Amazing West Coast – Europe Business Class Award Availability for 53,000 Miles Each Way Per Person

Yesterday I offered a number of tricks and ways to get extreme value out of Air France KLM’s Flying Blue miles. One of the things I noted is how much better availability can be when using their miles than when using other programs between the US and Europe.

Flying Blue is a transfer partner of Chase, American Express, Citibank and Capital One so it’s easy to get their miles. There’s even a current transfer bonus for Capital One® Venture® Rewards Credit Card cardholders. And they make much better award space available when using miles in their own program than what they offer to partners like Delta.

Carol (SanDiego1K on FlyerTalk) shares something worth underscoring in the comments to that post,

Air France has abruptly become my go to airline for travel to Italy. We had booked award seats from [Rome to Los Angeles] a year back and flew them in the past few days. I was impressed with comfort, food and service in long haul Air France business class.

I’ve been searching for award seats to [Rome] in spring 2020. [United and American] are charging 150K to 240K one way for one person in business class. That’s crazy pricing.

Imagine my delight to find Air France with seats at 53K one way per person. I don’t have Capital One points, but I do have AMEX and Ultimate Rewards. Both transfer instantly and I was able to secure my seat. Check FCO-LAX in May 2020 and you’ll find award seats for 53K for at least 2/3 of the dates.

Rome – Los Angeles is a good search because as long as there’s award space available within Europe it’ll pick up availability for Alitalia non-stop as well as flights on KLM via Amsterdam and Air France via Paris. Flying Blue is cheaper when you add flights through hubs rather than terminating at a hub.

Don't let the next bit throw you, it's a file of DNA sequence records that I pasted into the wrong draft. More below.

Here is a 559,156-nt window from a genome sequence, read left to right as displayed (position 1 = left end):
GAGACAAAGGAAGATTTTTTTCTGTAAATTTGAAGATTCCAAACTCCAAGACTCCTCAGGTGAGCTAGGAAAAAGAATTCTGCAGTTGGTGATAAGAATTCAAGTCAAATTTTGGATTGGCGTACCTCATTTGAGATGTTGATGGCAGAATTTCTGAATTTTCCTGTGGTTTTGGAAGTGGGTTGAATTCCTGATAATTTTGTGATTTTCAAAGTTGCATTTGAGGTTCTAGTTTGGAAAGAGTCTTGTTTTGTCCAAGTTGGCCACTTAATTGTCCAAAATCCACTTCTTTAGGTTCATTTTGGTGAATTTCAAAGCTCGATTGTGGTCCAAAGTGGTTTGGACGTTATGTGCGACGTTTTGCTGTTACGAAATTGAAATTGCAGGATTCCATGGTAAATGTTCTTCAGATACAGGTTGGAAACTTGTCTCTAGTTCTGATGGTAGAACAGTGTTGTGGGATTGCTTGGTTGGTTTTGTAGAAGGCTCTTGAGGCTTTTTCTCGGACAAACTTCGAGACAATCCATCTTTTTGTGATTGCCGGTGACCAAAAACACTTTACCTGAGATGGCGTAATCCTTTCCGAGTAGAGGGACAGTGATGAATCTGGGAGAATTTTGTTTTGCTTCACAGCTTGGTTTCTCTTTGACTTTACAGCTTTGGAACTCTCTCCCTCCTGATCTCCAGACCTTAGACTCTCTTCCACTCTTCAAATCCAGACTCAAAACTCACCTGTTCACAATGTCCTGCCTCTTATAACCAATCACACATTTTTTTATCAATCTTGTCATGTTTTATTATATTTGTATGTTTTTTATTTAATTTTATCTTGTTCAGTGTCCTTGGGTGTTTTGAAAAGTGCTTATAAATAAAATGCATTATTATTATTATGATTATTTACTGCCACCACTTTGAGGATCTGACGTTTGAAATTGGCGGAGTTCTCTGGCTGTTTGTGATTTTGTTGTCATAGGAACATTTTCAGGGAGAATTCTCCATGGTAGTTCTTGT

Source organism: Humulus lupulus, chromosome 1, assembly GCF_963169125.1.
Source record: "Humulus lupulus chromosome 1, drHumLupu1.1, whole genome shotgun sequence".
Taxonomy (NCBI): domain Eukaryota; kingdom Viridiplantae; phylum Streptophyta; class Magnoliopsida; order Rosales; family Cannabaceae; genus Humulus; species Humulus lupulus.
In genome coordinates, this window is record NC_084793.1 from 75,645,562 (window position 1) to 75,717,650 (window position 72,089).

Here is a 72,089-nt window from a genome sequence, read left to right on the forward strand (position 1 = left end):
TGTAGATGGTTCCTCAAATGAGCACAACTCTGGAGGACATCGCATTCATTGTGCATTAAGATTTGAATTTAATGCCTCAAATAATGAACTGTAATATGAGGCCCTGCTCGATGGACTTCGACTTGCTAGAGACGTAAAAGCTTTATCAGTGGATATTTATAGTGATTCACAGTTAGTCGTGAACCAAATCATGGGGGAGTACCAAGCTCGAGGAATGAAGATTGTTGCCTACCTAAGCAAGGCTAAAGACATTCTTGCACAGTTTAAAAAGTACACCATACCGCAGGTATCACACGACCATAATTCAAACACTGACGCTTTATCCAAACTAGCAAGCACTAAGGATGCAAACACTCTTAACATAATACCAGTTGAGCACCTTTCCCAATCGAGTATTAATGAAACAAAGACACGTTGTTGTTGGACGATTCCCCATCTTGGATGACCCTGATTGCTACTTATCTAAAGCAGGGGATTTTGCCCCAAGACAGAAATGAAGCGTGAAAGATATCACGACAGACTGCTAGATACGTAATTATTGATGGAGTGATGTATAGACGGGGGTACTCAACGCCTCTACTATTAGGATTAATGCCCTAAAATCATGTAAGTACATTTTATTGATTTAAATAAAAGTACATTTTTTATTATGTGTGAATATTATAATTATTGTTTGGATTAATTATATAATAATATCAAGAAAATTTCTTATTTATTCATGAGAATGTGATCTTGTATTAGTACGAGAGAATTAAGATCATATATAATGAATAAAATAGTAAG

Here’s availability Europe – US West Coast… Rome to Los Angeles… towards the end of the booking calendar (largely May 2020):

You’ll often find that there’s availability on more than one flight per day even for two passengers in business class.

West Coast – Europe is tough in business class using miles from just about every program, but best availability can often be found using Flying Blue miles.

Do read yesterday’s post though on important things to know when moving points to Flying Blue.

About Gary Leff

Gary Leff is one of the foremost experts in the field of miles, points, and frequent business travel - a topic he has covered since 2002. Co-founder of frequent flyer community, emcee of the Freddie Awards, and named one of the "World's Top Travel Experts" by Conde' Nast Traveler (2010-Present) Gary has been a guest on most major news media, profiled in several top print publications, and published broadly on the topic of consumer loyalty. More About Gary »

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  1. Yeah.. It’s really nice, until Flying Blue / Alitalia decide to just cancel your flight and rebook you a few days later.

    I transferred 12.5k pts to FB in order to book Alitalia CDG – FCO – OLB. Alitalia cancelled the flight, i don’t know why (upon demand: “flight cancellation reason is flight cancellation”), and rebooked me for two days later with two stops in Bologna and Naples. Given it was more than 14 days out, no compensation through EU 261 applies. Flying Blue claims it’s Alitalia’s fault, and Alitalia claims that they rebooked me, so what’s my issue? (MY ISSUE IS THAT I HAVE A 10 day vacation, and I don’t want to give up 20% of it sitting in Paris). They don’t offer any comp, or offer to pay for my flight, and there is no other availability that day that fit’s my schedule. They will not pay for inter-line on another alliance, and they won’t even pay for the same day Transavia flight, which is technically a AF partner, and is showing paid availability, because “flying blue center cannot pay for customer’s flights”. A total shitshow.

  2. The $300 fuel surcharges carrier fees make this an okay deal not a great deal. Yes the availability is good compared to others but the price is the same or worse (think how many miles could you buy on other airlines for $300).

  3. Pretty much only available on their angle flat A380 product. Nevertheless, it’s what passes for a good deal these days, and the operative is being able to book a premium cabin at all.

  4. @Gary – Any suggestions on ways to lower the fuel surcharges besides starting off in Mexico, since Mexico limits these?

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